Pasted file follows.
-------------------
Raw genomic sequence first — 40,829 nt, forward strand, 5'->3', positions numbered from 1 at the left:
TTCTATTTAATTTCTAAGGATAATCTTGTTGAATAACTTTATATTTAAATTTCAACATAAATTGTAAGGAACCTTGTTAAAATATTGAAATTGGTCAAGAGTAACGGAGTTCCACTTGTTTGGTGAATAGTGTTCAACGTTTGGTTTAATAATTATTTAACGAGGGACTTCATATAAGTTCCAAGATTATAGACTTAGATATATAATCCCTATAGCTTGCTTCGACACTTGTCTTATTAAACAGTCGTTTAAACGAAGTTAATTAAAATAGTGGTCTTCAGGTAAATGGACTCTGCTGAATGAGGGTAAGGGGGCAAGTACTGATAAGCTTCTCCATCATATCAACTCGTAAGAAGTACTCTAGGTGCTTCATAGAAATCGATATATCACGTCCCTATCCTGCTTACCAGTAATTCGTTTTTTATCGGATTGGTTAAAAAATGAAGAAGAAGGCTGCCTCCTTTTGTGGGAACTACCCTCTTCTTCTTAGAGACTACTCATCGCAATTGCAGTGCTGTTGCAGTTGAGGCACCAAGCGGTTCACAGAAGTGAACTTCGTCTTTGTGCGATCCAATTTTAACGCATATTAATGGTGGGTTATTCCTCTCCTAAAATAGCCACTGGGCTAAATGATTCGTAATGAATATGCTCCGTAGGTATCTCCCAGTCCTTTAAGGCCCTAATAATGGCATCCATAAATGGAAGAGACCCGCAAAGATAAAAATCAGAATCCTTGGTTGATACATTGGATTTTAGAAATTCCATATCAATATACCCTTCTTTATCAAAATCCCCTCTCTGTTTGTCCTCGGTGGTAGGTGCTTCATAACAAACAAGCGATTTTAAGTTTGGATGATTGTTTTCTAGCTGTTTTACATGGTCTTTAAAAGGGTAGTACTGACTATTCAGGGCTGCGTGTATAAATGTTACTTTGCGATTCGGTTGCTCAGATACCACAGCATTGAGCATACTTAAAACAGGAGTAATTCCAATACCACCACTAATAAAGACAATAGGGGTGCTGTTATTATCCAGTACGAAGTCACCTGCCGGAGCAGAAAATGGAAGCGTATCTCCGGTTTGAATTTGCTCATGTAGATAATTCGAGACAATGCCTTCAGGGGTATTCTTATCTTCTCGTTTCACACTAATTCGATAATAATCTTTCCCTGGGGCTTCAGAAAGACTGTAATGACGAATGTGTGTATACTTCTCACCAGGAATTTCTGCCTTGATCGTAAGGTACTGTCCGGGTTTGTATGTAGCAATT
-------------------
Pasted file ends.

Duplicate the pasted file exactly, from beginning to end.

Raw genomic sequence first — 40,829 nt, forward strand, 5'->3', positions numbered from 1 at the left:
TTCTATTTAATTTCTAAGGATAATCTTGTTGAATAACTTTATATTTAAATTTCAACATAAATTGTAAGGAACCTTGTTAAAATATTGAAATTGGTCAAGAGTAACGGAGTTCCACTTGTTTGGTGAATAGTGTTCAACGTTTGGTTTAATAATTATTTAACGAGGGACTTCATATAAGTTCCAAGATTATAGACTTAGATATATAATCCCTATAGCTTGCTTCGACACTTGTCTTATTAAACAGTCGTTTAAACGAAGTTAATTAAAATAGTGGTCTTCAGGTAAATGGACTCTGCTGAATGAGGGTAAGGGGGCAAGTACTGATAAGCTTCTCCATCATATCAACTCGTAAGAAGTACTCTAGGTGCTTCATAGAAATCGATATATCACGTCCCTATCCTGCTTACCAGTAATTCGTTTTTTATCGGATTGGTTAAAAAATGAAGAAGAAGGCTGCCTCCTTTTGTGGGAACTACCCTCTTCTTCTTAGAGACTACTCATCGCAATTGCAGTGCTGTTGCAGTTGAGGCACCAAGCGGTTCACAGAAGTGAACTTCGTCTTTGTGCGATCCAATTTTAACGCATATTAATGGTGGGTTATTCCTCTCCTAAAATAGCCACTGGGCTAAATGATTCGTAATGAATATGCTCCGTAGGTATCTCCCAGTCCTTTAAGGCCCTAATAATGGCATCCATAAATGGAAGAGACCCGCAAAGATAAAAATCAGAATCCTTGGTTGATACATTGGATTTTAGAAATTCCATATCAATATACCCTTCTTTATCAAAATCCCCTCTCTGTTTGTCCTCGGTGGTAGGTGCTTCATAACAAACAAGCGATTTTAAGTTTGGATGATTGTTTTCTAGCTGTTTTACATGGTCTTTAAAAGGGTAGTACTGACTATTCAGGGCTGCGTGTATAAATGTTACTTTGCGATTCGGTTGCTCAGATACCACAGCATTGAGCATACTTAAAACAGGAGTAATTCCAATACCACCACTAATAAAGACAATAGGGGTGCTGTTATTATCCAGTACGAAGTCACCTGCCGGAGCAGAAAATGGAAGCGTATCTCCGGTTTGAATTTGCTCATGTAGATAATTCGAGACAATGCCTTCAGGGGTATTCTTATCTTCTCGTTTCACACTAATTCGATAATAATCTTTCCCTGGGGCTTCAGAAAGACTGTAATGACGAATGTGTGTATACTTCTCACCAGGAATTTCTGCCTTGATCGTAAGGTACTGTCCGGGTTTGTATGTAGCAATT